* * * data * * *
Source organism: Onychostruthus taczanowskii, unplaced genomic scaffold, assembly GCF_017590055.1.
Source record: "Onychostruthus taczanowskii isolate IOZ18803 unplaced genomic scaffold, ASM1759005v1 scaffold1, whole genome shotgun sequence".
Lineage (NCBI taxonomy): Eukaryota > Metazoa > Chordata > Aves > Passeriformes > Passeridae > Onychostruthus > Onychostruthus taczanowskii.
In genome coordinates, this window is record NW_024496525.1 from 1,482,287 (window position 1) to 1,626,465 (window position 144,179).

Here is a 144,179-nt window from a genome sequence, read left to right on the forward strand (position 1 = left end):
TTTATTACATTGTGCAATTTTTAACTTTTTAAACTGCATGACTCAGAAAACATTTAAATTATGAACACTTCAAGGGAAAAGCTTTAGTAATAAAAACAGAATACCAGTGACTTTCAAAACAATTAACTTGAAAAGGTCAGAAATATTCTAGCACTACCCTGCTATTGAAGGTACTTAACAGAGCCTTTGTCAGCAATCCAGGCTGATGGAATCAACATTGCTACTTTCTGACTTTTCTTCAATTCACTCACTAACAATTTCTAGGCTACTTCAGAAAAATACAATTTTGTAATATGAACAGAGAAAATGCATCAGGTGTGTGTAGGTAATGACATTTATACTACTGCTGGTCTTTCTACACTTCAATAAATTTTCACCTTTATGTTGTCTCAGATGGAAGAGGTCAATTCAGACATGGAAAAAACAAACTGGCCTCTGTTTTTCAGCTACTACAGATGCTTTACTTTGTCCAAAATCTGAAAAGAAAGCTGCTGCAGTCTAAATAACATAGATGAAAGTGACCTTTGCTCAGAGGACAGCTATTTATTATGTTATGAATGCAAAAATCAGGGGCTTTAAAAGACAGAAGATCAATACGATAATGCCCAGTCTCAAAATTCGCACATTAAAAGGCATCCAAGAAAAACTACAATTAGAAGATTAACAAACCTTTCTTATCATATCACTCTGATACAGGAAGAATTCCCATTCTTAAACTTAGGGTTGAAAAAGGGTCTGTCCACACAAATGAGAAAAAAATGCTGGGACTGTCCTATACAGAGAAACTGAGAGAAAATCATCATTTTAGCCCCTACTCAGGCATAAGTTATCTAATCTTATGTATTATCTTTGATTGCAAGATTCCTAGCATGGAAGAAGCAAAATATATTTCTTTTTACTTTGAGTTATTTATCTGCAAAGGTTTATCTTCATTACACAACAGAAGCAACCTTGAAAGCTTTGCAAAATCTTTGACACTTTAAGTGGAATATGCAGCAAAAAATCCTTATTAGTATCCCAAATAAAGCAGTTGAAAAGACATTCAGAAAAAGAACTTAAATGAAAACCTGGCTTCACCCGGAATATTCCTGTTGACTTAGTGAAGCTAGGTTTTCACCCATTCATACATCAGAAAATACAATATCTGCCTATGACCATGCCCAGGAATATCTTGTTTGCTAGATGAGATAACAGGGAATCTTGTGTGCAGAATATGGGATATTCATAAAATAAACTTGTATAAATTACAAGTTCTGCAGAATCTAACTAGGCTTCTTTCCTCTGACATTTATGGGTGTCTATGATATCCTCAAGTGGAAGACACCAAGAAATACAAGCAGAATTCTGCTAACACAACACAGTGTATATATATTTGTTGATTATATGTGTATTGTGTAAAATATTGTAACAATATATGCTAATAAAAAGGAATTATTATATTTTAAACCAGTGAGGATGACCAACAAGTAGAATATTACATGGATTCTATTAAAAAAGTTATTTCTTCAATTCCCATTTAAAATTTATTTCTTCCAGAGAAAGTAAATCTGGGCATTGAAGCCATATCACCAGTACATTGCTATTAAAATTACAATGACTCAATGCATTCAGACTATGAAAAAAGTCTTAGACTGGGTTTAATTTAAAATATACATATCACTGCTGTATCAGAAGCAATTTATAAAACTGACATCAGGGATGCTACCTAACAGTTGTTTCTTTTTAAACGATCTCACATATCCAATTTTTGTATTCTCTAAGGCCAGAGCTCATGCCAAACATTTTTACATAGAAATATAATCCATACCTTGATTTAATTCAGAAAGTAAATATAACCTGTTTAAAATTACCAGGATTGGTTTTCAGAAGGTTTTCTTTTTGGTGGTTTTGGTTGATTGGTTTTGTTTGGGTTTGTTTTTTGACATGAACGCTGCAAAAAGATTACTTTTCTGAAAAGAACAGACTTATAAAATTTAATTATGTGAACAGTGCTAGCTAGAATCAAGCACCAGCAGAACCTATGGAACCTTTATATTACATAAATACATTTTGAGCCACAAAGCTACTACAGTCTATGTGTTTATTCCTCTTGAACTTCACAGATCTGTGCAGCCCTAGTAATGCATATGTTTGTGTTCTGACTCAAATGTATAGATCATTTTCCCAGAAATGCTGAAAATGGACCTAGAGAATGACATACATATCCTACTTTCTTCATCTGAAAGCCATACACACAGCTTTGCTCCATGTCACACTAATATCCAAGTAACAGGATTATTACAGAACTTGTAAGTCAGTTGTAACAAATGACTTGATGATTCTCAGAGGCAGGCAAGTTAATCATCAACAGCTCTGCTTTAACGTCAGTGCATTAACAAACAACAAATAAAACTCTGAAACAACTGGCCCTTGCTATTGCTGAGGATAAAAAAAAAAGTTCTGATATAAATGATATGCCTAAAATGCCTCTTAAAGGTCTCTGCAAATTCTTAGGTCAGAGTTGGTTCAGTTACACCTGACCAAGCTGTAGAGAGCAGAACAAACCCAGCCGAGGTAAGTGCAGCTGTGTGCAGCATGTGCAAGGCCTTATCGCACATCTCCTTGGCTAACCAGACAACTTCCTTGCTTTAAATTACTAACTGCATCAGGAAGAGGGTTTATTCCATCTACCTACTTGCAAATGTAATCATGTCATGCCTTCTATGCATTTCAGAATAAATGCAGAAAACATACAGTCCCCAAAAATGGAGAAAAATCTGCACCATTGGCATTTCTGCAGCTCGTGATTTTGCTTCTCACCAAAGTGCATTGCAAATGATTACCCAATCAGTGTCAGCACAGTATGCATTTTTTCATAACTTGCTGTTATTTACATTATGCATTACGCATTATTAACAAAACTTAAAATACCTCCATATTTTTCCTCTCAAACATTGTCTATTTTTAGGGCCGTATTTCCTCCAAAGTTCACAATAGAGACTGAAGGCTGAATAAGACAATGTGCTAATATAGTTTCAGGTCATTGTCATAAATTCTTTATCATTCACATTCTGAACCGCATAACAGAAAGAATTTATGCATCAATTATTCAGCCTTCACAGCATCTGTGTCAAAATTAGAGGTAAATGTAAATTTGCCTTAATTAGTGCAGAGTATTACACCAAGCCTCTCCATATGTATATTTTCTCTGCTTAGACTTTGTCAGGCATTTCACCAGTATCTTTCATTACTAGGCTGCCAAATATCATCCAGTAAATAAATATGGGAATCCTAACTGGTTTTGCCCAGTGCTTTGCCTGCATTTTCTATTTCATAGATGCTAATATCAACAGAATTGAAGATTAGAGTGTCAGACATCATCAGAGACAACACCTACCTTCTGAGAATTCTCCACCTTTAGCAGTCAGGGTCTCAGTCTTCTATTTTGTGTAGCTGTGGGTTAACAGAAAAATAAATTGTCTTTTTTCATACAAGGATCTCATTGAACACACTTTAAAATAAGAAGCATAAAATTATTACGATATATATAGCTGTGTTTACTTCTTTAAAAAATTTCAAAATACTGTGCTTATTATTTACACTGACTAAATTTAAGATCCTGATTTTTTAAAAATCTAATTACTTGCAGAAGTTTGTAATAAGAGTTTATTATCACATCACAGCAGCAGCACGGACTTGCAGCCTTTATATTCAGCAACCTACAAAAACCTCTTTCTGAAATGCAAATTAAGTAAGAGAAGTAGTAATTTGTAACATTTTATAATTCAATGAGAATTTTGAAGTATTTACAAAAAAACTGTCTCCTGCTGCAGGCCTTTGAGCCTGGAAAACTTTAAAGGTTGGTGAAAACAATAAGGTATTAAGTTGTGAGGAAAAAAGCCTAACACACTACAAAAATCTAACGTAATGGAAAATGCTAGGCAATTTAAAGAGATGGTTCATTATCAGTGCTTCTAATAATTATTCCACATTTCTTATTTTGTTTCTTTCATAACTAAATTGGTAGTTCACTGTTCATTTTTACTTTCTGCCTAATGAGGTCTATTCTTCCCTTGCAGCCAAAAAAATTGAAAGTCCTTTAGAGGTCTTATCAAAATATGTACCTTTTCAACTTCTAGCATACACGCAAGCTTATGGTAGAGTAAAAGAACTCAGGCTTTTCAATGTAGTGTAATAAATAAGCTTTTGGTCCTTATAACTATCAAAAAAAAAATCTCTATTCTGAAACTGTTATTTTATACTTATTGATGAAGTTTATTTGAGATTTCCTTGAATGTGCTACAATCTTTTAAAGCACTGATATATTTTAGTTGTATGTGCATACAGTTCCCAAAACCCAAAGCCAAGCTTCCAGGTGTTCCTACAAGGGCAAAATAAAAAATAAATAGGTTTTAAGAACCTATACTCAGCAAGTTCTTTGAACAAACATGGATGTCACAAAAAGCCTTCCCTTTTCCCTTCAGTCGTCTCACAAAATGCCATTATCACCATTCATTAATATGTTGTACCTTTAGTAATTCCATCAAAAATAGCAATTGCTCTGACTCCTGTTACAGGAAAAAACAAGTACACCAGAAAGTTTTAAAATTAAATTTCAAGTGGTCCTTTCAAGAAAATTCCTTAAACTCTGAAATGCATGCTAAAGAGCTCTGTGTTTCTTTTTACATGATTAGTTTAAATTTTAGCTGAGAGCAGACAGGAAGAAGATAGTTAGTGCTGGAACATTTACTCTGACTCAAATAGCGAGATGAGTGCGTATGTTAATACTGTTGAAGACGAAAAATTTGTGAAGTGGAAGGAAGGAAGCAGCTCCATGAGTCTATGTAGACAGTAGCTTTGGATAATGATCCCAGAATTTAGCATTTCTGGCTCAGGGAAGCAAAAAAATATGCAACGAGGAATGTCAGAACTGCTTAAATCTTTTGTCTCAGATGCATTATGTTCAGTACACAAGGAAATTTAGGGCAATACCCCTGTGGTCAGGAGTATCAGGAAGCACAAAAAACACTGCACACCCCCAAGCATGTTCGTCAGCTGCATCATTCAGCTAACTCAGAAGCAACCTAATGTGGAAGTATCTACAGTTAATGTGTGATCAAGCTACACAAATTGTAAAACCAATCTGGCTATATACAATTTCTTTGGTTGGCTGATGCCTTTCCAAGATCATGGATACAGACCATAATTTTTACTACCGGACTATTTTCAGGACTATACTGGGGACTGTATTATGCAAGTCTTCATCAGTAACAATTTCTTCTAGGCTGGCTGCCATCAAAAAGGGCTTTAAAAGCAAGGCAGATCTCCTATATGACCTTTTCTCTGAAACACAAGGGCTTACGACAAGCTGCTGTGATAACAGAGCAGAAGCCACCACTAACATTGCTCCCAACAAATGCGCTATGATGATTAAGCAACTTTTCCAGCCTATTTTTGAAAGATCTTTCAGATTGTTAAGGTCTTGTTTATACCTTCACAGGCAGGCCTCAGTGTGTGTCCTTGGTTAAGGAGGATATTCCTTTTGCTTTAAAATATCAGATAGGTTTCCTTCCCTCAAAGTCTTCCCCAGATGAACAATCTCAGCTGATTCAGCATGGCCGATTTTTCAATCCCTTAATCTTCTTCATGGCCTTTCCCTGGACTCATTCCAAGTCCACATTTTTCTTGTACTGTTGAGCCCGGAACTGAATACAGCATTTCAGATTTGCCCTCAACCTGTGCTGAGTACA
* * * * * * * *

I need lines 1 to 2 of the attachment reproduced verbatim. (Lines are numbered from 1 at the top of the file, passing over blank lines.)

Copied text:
Source organism: Onychostruthus taczanowskii, unplaced genomic scaffold, assembly GCF_017590055.1.
Source record: "Onychostruthus taczanowskii isolate IOZ18803 unplaced genomic scaffold, ASM1759005v1 scaffold1, whole genome shotgun sequence".